When Raven makes a move for Maurynna alone in the stables, Linden “understands” and lets it go. When Raven uses every opportunity to gloat over Linden on some piece of knowledge or decision, Linden lets all of that go too, respecting Raven’s feeling for Maurynna. Wow, Linden is nothing if not the virtue of understanding and sensitivity.

When they learn that after arriving in Jehanglan, Maurynna & Raven must venture off alone without Linden, Linden is enraged and fearful for Maurynna beyond belief. He destroys a wine goblet, and walks out of the room. Maurynna soon follows. On the stairwell outside Linden, in the midst of his fury, suddenly remembers his manners, and makes room on the steps for her! I love it! When Linden mentions he hopes she will never come to know how much it hurts for him to agree to this, she calmly answers, “I know,” and explains how she had gone through a similar thing during the climax of THE LAST DRAGONLORD because it hurt to feel the danger Linden would be in. Interesting to note that unlike Linden in similar circumstances, there’s no coddling or comforting touches on Maurynna’s part here, just a patronizing “I know.” In true lapdog fashion, Linden shortly thereafter acquiesces. Nice pointless display of anger to no end. So, so, _sooooo_ very understanding of Linden to take it all so well and take it on good faith from the Seer truedragon Morlen that only Maurynna can go into the mountain to free the imprisoned truedragon there.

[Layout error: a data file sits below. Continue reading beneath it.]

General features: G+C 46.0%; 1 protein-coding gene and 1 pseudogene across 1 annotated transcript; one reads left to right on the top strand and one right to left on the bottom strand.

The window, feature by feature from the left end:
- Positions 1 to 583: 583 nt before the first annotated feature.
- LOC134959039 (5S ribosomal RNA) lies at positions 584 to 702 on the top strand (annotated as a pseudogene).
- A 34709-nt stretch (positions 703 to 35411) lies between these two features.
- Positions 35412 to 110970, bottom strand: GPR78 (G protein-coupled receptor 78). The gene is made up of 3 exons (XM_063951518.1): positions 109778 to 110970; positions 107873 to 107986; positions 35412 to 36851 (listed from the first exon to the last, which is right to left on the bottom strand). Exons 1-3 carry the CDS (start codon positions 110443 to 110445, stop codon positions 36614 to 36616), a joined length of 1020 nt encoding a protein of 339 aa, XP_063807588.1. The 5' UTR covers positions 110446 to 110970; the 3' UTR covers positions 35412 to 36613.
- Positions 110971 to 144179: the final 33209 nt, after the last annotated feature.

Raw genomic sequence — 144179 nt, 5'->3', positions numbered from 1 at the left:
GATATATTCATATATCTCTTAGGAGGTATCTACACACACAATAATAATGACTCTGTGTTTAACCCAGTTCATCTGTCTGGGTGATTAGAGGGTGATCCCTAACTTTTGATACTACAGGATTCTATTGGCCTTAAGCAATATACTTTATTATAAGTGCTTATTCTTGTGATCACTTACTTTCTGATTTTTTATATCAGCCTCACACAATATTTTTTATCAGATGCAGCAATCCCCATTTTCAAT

Screw everything else, why not do something because you want to for a change, not because you’re supposed from a prophecy and definitely not because someone else wants you to? If you really believe Maurynna will be in danger and you want to help, find a way to make it happen! Linden doesn’t show any spirit, any personal volition. A perfect, servile lapdog for Maurynna.